Cranial pneumaticity

Anyone vaguely familiar with saurischian dinosaurs or pterosaurs (or birds for that matter) will know about pneumatic bones. Extensions of the lungs penetrate the bones and fill part, or a great deal, of their internal volume leaving them with hollow vertebrae, humeri, and even ribs and furculae. However pretty much all tetrapods (I’m sure there’s one exception somewhere I don’t know about or I’d say all) have a pneumatic skull. The sinus are a large cavity inside a bone (OK series of bones in the case of the skull) that attach to the lungs (if from the other end of the trachea). These can be quite complex however, and this is not as much as a cheat as it may sound.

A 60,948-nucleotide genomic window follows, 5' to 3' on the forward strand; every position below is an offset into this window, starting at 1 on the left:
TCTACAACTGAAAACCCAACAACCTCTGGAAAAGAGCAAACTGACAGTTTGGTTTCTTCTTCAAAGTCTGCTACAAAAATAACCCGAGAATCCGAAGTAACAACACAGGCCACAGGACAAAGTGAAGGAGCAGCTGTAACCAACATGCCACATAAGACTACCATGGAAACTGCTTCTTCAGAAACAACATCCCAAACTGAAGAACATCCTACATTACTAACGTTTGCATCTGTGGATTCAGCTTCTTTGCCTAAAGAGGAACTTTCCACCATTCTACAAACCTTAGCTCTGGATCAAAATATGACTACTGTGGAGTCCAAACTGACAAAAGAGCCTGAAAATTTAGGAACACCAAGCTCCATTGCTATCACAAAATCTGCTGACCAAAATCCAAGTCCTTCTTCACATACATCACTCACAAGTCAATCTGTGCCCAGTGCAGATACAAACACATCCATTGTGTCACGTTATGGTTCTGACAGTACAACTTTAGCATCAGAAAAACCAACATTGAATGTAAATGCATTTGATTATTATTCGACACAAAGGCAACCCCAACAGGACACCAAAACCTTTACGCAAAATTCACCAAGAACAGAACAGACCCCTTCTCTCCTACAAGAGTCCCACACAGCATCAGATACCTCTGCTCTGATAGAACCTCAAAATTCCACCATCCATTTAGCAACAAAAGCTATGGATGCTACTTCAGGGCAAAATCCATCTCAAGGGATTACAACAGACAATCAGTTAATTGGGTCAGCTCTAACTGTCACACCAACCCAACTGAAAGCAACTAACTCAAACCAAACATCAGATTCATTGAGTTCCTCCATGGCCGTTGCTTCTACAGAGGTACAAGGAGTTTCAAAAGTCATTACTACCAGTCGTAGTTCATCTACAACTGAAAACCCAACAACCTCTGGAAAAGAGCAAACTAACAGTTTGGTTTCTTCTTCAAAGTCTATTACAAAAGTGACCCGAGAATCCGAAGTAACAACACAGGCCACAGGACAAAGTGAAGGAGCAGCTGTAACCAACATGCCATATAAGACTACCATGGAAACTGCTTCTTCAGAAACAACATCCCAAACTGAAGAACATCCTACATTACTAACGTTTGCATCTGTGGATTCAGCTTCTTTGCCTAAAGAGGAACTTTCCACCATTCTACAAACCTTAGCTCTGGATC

The photo above if from the palate of a mammal. Although there’s no scale in the image I think it is reasonably clear that in places the bone is really rather thin (especially the broken piece at the top centre) and around the middle there are obviously fine filigrees of bone and large spaces beyond. It may be a major surprise to learn that this is the skull of an elephant, and yes those bone really are just a mm think or less – it’s quite a delicate structure and with a lot of space behind that first layer of bone. Despite the size of the animal and the thickness of the bone in other places in the skull, the sinus is still a massive cavity with some very fine bone in there that is, basically, air filled.


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